Specifying the right privacy and shading


When specifying glazing solutions for vision, sound, light, and heat control, design actions often come down to a choice between integrated louvers and integrated blinds. Knowing the difference between the two—and which option may be more suitable for an application—
is critical.

Read More

A faster, simpler way to a Level 5 finish

CBP_CS_branded feature_photo 1

Drywall is often misperceived as a building material that does not demand the skillful manipulation of a traditional construction material. However, anyone who has worked with drywall knows the product is not so cooperative.

Read More

Fire-protective glass and increased color clarity


Modern architectural designs favor open spaces and natural light throughout large buildings. Now, even enclosed interior areas like offices, corridors, and stairwells are using interior glass to open up otherwise windowless spaces. This requires fire-protective glazing that offers not only life safety, but also visual and color clarity.

Read More

The hazards of traditional wired glass


For decades, traditional wired glass—with its crisscrossed wires creating diamonds or squares—was installed in buildings around the world. Thanks to its ability to remain intact even when broken, it was the first and, for years, only form of glazing available for fire door assemblies in schools, hospitals, and other buildings.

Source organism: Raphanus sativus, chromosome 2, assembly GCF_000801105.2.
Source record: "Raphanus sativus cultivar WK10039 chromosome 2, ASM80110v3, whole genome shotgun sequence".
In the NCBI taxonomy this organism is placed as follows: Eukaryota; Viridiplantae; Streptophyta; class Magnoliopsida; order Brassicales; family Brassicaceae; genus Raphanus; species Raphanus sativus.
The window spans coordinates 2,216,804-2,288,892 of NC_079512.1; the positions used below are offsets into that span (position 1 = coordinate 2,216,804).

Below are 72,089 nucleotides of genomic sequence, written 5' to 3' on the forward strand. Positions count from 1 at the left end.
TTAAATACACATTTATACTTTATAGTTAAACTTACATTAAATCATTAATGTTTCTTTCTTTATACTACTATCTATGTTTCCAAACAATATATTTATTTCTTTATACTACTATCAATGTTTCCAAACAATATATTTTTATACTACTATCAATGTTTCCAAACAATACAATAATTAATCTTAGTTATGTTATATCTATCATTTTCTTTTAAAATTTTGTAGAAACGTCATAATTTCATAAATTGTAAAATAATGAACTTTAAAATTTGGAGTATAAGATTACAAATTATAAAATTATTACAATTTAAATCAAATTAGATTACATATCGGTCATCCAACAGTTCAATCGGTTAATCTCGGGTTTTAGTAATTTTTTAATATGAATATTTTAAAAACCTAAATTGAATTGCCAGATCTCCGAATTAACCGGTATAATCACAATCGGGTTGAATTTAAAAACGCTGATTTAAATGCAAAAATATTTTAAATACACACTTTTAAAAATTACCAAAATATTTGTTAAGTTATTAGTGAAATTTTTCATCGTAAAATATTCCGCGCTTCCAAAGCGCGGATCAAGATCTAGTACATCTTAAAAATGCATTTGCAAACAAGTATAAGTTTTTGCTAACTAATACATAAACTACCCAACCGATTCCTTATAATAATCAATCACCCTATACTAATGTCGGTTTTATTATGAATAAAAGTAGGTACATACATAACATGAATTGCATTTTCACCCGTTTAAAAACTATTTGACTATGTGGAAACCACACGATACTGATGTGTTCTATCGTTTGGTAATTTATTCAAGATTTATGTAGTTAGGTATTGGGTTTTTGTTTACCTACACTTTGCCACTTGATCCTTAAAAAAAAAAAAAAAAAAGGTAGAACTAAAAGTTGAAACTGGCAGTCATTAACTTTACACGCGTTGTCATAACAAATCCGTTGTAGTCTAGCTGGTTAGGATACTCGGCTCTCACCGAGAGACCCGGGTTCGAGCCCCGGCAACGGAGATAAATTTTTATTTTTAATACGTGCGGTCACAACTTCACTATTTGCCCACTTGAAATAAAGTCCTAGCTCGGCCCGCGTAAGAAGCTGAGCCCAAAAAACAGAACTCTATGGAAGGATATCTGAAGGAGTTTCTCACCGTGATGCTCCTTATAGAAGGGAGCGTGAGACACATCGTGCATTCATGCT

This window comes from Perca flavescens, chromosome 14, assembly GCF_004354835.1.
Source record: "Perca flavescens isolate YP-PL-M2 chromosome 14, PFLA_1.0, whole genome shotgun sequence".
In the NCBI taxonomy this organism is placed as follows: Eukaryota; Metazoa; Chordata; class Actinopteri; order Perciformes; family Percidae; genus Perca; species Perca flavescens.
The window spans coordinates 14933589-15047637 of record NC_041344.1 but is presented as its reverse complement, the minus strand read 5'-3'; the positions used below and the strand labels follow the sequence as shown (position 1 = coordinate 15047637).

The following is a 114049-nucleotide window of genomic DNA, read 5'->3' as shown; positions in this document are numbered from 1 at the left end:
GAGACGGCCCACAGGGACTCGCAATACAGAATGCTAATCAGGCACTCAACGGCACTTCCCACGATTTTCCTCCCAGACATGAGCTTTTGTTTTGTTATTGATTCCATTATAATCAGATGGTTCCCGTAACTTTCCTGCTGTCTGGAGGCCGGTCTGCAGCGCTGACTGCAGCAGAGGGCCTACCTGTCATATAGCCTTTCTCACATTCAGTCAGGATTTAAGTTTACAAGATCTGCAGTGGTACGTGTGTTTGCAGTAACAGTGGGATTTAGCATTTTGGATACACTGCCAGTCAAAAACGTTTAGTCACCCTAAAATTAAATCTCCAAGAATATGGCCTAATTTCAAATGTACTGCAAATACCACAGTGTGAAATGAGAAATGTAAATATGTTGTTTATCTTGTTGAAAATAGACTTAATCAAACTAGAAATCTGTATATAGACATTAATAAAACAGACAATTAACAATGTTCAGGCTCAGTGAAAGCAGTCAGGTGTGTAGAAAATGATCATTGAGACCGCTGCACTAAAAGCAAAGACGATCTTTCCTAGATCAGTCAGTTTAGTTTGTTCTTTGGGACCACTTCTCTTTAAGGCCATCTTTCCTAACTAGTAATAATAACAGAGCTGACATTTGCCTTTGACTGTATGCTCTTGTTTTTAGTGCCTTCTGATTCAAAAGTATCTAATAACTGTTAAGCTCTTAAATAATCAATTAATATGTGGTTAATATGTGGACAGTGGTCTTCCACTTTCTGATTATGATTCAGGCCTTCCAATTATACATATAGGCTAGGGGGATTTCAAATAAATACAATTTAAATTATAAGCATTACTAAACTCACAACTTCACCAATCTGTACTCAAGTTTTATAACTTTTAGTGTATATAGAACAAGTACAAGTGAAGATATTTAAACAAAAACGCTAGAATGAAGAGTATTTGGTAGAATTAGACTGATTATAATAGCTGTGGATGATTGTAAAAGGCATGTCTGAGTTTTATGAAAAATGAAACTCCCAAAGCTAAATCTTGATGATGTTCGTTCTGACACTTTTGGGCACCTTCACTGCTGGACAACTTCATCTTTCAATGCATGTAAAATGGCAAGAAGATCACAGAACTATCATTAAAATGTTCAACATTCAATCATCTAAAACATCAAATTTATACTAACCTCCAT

Read More

Planning for Effective Daylighting


Building owners, architects, lighting designers, and engineers must work together so a project’s design can be maximized to bring in as much light without causing excessive glare or heat gain. While skylights work for a building’s top floor, most of the daylight in commercial building comes through windows.

Read More

Getting it Right the First Time: Addressing heat and light problems with glazing

Photo courtesy Sage Electrochromics. Photo © Jeffrey Totaro Photography

Customers often call design teams regarding problems concerning too much light and/or too much heat coming into a building and making the space practically unusable. Frequently, it is not that the existing glass had poor performance, but rather the issue is the original design concept did not combine the glazing with other design elements to adequately address the sun management challenge the exterior environment presents.

Read More